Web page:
abstract = "Hrdlička ([1914] Smithson. Inst. Misc. Collect. 67:1-69) reported that pre-Columbian skeletal material from the coastal lowland Andean region exhibited a high frequency of porotic hyperostosis, a pathological condition of bone that generally is thought to indicate childhood anemia. While subsequent studies tended to reinforce this conclusion, factors implicated in the condition have yet to be fully explored in the region as a whole. This study explores regional and intravalley variation as one step in establishing biocultural variables that increase the apparent risk of childhood anemia. The study sample includes 1,465 individuals: 512 from Peruvian collections housed at the Field Museum of Natural History, and 953 from systematically excavated contexts from Moquegua, Peru. Environmental stressors, such as parasites and disease, rather than specific dietary practices were found to be more likely associated with childhood anemia in these coastal Andean samples. The study supports cribra orbitalia as an earlier expression of porotic hyperostosis and suggests that porotic hyperostosis, as recorded here, cannot be easily dismissed as a result of cranial shape modification. No clear temporal patterns were observed. Finally, the study establishes that comparing data for children and adults can reveal the relative association between childhood anemia and mortality. Childhood mortality associated with anemia was elevated where the presence of tuberculosis or tuberculosis-like conditions was more common and the presence of water-borne pathogens was negligible. In contrast, those buried at lower altitudes, closer to the coast, and consuming mainly marine resources were less likely to die in childhood with anemia than in the other contexts studied.",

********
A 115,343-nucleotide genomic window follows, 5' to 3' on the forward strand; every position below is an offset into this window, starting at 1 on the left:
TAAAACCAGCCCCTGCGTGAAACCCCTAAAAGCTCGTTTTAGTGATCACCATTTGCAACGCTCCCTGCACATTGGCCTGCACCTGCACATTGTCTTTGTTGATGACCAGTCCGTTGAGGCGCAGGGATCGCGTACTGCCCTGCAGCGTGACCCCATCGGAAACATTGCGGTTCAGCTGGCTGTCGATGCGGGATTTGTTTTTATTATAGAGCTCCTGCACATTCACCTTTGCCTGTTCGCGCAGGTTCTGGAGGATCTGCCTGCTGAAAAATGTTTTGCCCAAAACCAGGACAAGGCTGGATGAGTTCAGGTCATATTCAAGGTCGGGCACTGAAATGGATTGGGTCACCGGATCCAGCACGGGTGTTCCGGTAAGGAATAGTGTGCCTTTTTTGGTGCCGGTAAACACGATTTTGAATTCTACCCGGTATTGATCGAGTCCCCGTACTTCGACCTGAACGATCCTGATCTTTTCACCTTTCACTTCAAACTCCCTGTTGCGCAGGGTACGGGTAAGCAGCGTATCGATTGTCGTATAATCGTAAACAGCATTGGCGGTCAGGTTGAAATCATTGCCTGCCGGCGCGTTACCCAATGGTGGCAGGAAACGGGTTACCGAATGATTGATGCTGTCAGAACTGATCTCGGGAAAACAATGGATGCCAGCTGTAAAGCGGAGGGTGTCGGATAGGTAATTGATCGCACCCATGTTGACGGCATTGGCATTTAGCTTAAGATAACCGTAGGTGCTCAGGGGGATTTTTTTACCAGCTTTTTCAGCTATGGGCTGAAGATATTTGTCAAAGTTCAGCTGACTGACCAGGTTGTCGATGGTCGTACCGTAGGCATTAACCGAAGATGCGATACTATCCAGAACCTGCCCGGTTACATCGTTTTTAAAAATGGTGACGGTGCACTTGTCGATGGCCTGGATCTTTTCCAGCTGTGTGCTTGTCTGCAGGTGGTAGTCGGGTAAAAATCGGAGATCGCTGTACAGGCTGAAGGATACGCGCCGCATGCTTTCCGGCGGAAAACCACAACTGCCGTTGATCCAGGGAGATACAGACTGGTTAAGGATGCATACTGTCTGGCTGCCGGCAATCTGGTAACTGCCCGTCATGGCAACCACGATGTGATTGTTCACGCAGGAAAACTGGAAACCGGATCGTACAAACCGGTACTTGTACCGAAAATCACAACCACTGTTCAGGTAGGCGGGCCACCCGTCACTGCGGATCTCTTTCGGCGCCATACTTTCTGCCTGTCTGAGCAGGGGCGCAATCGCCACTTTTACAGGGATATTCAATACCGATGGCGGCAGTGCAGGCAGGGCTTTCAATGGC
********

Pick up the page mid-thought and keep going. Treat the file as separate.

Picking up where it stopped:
keywords = "Andes, Paleopathology, Parasites, Porotic hyperostosis, Skeletal biology",